Age is the largest risk factor for multiple chronic diseases — yet, we know so little about the specific genetic differences that contribute to varying life expectancies (no matter how much this woman tells us it's to drink Miller High Life). Or at least we did prior to a recent study published in the journal PLoS Genetics.

A group of U.S. and international researchers cited genetic studies have thus far identified a single gene, APOE, absent in centenarians, or the people who are one hundred or more years old. APOE is a genetic variant believed to increase an individual's risk for developing Alzheimer's disease, which suggests centenarians may lack other disease variants. To find out, researchers designed a statistical model to apply to "genome-wide summary data" from 24 disease-related case and control studies, as well as quantitative traits like cholesterol levels from online web resources to pinpoint genes associated with longevity.

The model is called informed GWAS (iGWAS), and it works to better "derive a vector of weights for longevity GWAS." Researchers could gather information for different disease and traits that may be strongly implicated in one or more chronic diseases. And the results showed nine of 21 disease-related GWAS had significant genetic overlap with longevity.

For instance, at one point, researchers made a list of the top ranking single nucleotide polymorphisms (SNPs) — a variation in a single base pair in a DNA sequence — from a certain disease study. They applied values for the longevity data in order to directly test whether "the allele [genetic variant] enriched in disease is depleted in longevity." So in the plots for coronary artery disease and Alzheimer’s disease, researchers found "the curves formed by the top disease SNPs are shifted left from the lines expected by a random distribution, indicating that some of the SNPs in the list are associated with longevity."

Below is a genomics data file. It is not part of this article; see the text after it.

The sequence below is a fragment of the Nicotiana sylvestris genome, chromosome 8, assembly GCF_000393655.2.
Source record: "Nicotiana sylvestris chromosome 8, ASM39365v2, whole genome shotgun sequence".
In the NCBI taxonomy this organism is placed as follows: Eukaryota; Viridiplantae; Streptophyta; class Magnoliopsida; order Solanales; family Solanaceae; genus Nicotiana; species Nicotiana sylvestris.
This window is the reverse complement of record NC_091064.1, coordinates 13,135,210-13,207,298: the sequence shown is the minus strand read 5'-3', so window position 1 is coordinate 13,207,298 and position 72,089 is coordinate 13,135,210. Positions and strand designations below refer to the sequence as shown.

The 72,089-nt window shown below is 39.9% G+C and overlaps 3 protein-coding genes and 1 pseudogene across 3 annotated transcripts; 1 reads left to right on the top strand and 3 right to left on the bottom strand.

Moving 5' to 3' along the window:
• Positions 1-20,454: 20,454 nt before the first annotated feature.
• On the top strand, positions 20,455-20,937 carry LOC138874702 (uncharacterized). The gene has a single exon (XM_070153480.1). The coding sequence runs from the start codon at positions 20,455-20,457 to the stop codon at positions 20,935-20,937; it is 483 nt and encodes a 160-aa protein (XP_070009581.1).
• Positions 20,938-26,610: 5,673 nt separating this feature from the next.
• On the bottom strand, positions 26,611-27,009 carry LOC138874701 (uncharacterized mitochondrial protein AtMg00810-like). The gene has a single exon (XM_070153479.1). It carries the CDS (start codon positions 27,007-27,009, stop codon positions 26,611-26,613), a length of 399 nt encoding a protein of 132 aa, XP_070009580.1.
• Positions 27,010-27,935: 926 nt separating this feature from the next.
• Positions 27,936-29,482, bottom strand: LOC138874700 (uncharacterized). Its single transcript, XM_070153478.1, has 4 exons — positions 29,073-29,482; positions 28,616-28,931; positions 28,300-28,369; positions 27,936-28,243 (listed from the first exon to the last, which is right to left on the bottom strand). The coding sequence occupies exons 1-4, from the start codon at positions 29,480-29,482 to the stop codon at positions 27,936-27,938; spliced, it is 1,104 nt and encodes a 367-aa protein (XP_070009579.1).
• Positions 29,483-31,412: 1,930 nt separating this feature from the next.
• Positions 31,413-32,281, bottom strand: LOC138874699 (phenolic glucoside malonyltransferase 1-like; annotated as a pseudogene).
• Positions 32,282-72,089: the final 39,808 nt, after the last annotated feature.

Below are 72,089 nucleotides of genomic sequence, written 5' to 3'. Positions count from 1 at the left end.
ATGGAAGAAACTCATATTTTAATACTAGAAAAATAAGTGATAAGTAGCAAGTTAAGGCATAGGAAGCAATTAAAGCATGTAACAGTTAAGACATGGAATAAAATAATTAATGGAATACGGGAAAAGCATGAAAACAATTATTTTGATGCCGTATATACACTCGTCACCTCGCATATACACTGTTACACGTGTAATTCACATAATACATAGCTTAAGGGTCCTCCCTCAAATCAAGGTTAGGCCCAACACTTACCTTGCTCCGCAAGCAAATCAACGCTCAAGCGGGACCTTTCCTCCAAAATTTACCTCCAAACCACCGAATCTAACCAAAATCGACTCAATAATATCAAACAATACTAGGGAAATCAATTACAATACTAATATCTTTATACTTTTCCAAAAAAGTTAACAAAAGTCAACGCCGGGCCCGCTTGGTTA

Researchers ultimately identified five longevity loci (the specific location of a gene) that provide clues about physiological mechanisms for successful aging, including APOE, ABO, and SH2BH3.

"We have shown that one of the genetic mechanisms for extreme longevity involves the avoidance of certain risk alleles that predispose to common diseases, including coronary artery disease, Alzheimer’s disease, high cholesterol and chronic kidney disease," researchers wrote. "For these diseases, QQ plots show that some of the top disease SNPs have increased likelihood of having low P values for longevity, with the risk allele for disease showing depletion in centenarians."

That said, researchers added "it is also plausible that centenarians carry a different genetic background than the normal population consisting of protective SNPs that predispose for extreme longevity." Future research is needed before researchers can say for sure.

Source: Fortney K, Dobriban E, Garagnani P, Pirazzini C, Monti D, Mari D, et al. Genome-Wide Scan Informed by Age-Related Disease Identifies Loci for Exceptional Human Longevity. PLoS Genetics. 2015.